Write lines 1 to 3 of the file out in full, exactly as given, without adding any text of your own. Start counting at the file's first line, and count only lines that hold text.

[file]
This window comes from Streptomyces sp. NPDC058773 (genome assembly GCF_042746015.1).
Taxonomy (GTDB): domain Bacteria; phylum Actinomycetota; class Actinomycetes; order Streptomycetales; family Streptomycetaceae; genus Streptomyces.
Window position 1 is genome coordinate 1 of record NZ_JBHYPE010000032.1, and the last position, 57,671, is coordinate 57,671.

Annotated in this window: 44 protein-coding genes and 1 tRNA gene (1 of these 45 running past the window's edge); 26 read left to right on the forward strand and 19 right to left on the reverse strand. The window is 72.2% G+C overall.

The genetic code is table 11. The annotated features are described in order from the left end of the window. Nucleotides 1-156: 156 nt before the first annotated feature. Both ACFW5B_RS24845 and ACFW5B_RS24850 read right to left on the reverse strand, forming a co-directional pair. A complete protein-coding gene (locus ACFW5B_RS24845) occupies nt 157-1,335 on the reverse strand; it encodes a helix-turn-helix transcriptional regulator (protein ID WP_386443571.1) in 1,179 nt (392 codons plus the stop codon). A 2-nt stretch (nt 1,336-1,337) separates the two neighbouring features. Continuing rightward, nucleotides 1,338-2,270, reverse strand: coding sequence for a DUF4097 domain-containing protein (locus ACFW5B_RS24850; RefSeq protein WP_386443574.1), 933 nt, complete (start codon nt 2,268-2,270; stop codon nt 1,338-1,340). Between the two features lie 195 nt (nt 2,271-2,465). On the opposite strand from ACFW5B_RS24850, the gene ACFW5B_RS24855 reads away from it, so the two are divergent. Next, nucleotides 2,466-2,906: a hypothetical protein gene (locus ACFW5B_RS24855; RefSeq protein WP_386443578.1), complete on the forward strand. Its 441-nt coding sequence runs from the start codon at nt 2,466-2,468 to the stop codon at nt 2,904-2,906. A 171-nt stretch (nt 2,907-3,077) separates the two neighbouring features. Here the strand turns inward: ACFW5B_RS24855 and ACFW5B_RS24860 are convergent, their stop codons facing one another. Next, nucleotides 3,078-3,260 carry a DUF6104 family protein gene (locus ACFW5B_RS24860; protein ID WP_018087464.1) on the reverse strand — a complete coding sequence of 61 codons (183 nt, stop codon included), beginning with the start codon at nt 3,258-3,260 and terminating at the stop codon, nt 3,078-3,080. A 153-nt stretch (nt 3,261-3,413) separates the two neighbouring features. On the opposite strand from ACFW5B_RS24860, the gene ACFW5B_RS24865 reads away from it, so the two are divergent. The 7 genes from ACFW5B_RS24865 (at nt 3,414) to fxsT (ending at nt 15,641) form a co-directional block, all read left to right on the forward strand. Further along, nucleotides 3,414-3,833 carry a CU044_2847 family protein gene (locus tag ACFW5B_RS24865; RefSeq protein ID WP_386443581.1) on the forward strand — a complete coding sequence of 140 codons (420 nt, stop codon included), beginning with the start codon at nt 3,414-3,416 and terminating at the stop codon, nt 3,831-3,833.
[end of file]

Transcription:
This window comes from Streptomyces sp. NPDC058773 (genome assembly GCF_042746015.1).
Taxonomy (GTDB): domain Bacteria; phylum Actinomycetota; class Actinomycetes; order Streptomycetales; family Streptomycetaceae; genus Streptomyces.
Window position 1 is genome coordinate 1 of record NZ_JBHYPE010000032.1, and the last position, 57,671, is coordinate 57,671.